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When Healthy Habits Backfire

Some Healthy Habits Can Cause Trouble; Find Out What to Do
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3. Getting a “base tan.” Despite all the negative publicity they’ve gotten in recent years, tanning salons remain popular -- especially with young people. Some people schedule a few sessions of indoor tanning prior to leaving for a sun-filled vacation, believing that a base tan will enable them to avoid sunburn and to tan deeply with less damage to their skin. Not so. “The pigmentation in tanned skin amounts only to an SPF of about 4, so getting a base tan provides almost no additional protection from the sun,” says June Robinson, MD, professor of clinical dermatology at Northwestern University Feinberg School of Medicine in Chicago. More to the point, she says, any degree of tanning damages the skin, causing premature aging and raising the risk for skin cancer. So forget about tanning salons, and heed the familiar advice when venturing outdoors in sunny climes: avoid the sun between 10 a.m. and 2 p.m., when solar radiation is strongest; at other times, wear sun-protective clothing, including a broad-brimmed hat, pants, and a long-sleeved shirt, and make liberal use of sunscreen (SPF 30 or higher).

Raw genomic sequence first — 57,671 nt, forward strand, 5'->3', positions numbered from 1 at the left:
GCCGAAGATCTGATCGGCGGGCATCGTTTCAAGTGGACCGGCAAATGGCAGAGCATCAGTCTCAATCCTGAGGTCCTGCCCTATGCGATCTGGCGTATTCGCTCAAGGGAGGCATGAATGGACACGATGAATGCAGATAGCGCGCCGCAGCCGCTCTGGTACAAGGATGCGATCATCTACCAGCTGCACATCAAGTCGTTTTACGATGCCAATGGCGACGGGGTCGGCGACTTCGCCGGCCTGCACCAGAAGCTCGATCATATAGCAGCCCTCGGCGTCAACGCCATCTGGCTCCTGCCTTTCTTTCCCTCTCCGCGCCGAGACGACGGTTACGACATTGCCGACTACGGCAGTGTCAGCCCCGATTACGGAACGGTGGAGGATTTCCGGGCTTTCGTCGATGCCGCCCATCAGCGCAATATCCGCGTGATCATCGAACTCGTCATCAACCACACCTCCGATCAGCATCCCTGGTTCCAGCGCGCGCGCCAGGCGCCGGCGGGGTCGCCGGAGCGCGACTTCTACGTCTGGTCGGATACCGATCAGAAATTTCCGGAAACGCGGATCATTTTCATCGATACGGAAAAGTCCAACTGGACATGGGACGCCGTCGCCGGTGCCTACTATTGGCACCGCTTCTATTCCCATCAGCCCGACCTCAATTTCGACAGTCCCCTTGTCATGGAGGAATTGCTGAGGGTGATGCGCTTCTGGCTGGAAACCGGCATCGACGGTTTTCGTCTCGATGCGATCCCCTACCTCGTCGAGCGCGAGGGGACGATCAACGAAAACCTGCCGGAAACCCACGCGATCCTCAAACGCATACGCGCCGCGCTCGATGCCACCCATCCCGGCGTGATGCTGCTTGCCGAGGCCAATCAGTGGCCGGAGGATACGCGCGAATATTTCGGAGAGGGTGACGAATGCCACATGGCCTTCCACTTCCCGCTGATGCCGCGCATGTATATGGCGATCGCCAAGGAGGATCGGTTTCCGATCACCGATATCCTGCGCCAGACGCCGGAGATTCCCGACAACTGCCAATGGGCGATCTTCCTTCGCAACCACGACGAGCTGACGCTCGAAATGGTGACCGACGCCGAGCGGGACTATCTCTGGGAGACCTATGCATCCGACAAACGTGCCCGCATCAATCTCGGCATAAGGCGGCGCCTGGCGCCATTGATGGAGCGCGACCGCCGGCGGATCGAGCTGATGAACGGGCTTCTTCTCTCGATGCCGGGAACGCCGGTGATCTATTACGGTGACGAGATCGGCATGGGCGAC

4. Drinking water. From constipation to kidney failure, the risks of dehydration are well known. But drinking more water than your body needs can cause a perilous drop in the concentration of sodium in the bloodstream. This condition, known as hyponatremia, can trigger fatigue, headache, nausea, and vomiting; severe cases can be fatal. Hyponatremia is more common in people with kidney disease and congestive heart failure, but it also affects athletes -- who, mindful of the need to replace water lost through perspiration, often gulp water during endurance events. In 2002, researchers at Harvard University Medical School tested participants in the Boston Marathon and found that 13% were suffering from hyponatremia. Experts say healthy people should drink according to thirst, ignoring the familiar admonition to consume eight 8-ounce glasses of water a day. “The eight-by-8-ounce rule can potentially lead to diluting the kidneys and impair kidney function,” says Joseph Stubbs, MD, president of the American College of Physicians and an internist in private practice in Albany, Ga. What if you’re running a marathon or competing in another endurance event? “Guidelines generally recommend [consuming] no more than eight ounces every 45 to 60 minutes of exercise,” Stubbs says. “But that can vary according to how much sweating one does.”

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